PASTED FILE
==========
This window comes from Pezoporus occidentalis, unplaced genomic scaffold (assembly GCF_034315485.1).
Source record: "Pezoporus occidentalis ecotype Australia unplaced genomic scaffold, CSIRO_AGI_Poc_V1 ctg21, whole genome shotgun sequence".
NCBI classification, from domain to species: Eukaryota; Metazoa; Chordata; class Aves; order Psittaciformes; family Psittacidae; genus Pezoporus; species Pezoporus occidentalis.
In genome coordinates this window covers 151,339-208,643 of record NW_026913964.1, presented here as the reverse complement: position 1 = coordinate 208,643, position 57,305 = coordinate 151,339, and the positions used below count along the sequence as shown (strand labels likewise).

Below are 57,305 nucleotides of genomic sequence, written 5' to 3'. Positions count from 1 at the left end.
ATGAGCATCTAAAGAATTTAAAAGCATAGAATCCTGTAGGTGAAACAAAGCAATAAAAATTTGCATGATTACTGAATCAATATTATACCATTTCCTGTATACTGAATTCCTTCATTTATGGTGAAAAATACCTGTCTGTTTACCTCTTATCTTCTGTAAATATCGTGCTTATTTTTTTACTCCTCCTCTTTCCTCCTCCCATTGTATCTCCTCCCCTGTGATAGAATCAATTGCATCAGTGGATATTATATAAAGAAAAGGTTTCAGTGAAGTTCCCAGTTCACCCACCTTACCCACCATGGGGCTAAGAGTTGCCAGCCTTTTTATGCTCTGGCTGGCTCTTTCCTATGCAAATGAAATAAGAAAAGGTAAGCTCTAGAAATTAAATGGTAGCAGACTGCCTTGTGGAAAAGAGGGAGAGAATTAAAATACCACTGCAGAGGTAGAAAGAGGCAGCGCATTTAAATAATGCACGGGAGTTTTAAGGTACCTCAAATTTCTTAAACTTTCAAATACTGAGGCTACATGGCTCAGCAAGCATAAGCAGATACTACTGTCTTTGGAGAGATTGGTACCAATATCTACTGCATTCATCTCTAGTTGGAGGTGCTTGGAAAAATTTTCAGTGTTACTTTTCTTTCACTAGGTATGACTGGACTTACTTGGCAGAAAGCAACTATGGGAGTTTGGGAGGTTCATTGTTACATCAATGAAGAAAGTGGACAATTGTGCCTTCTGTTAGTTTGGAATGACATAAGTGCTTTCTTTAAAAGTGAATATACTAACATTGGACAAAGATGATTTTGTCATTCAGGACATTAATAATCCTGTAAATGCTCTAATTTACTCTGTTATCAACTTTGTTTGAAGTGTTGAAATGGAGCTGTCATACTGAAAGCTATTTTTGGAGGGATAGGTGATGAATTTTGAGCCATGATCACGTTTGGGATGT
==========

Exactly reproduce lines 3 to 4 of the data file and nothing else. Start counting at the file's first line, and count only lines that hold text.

NCBI classification, from domain to species: Eukaryota; Metazoa; Chordata; class Aves; order Psittaciformes; family Psittacidae; genus Pezoporus; species Pezoporus occidentalis.
In genome coordinates this window covers 151,339-208,643 of record NW_026913964.1, presented here as the reverse complement: position 1 = coordinate 208,643, position 57,305 = coordinate 151,339, and the positions used below count along the sequence as shown (strand labels likewise).